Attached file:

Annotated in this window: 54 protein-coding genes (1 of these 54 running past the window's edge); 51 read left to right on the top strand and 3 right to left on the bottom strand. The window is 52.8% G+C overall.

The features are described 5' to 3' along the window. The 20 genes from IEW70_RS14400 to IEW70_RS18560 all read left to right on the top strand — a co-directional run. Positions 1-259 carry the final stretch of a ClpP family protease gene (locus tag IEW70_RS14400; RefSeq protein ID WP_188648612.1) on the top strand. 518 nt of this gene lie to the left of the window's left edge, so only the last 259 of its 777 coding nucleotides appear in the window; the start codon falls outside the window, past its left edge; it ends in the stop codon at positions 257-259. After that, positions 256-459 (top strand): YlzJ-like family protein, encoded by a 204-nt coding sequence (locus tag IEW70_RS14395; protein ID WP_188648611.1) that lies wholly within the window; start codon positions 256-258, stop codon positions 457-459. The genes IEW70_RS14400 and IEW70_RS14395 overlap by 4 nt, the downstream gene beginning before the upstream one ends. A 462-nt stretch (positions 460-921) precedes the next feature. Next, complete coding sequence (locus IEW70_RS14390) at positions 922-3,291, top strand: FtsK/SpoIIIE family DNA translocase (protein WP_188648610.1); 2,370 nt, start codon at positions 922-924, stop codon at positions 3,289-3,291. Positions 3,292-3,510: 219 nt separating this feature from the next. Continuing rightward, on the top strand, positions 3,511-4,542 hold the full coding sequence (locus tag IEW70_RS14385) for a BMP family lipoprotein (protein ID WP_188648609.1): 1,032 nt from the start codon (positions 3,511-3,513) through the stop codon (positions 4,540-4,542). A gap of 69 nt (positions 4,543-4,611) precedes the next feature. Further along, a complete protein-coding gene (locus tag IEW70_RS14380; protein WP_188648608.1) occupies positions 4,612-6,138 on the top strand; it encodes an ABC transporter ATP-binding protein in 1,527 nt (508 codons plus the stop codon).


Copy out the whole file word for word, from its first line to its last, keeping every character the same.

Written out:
Annotated in this window: 54 protein-coding genes (1 of these 54 running past the window's edge); 51 read left to right on the top strand and 3 right to left on the bottom strand. The window is 52.8% G+C overall.

The features are described 5' to 3' along the window. The 20 genes from IEW70_RS14400 to IEW70_RS18560 all read left to right on the top strand — a co-directional run. Positions 1-259 carry the final stretch of a ClpP family protease gene (locus tag IEW70_RS14400; RefSeq protein ID WP_188648612.1) on the top strand. 518 nt of this gene lie to the left of the window's left edge, so only the last 259 of its 777 coding nucleotides appear in the window; the start codon falls outside the window, past its left edge; it ends in the stop codon at positions 257-259. After that, positions 256-459 (top strand): YlzJ-like family protein, encoded by a 204-nt coding sequence (locus tag IEW70_RS14395; protein ID WP_188648611.1) that lies wholly within the window; start codon positions 256-258, stop codon positions 457-459. The genes IEW70_RS14400 and IEW70_RS14395 overlap by 4 nt, the downstream gene beginning before the upstream one ends. A 462-nt stretch (positions 460-921) precedes the next feature. Next, complete coding sequence (locus IEW70_RS14390) at positions 922-3,291, top strand: FtsK/SpoIIIE family DNA translocase (protein WP_188648610.1); 2,370 nt, start codon at positions 922-924, stop codon at positions 3,289-3,291. Positions 3,292-3,510: 219 nt separating this feature from the next. Continuing rightward, on the top strand, positions 3,511-4,542 hold the full coding sequence (locus tag IEW70_RS14385) for a BMP family lipoprotein (protein ID WP_188648609.1): 1,032 nt from the start codon (positions 3,511-3,513) through the stop codon (positions 4,540-4,542). A gap of 69 nt (positions 4,543-4,611) precedes the next feature. Further along, a complete protein-coding gene (locus tag IEW70_RS14380; protein WP_188648608.1) occupies positions 4,612-6,138 on the top strand; it encodes an ABC transporter ATP-binding protein in 1,527 nt (508 codons plus the stop codon).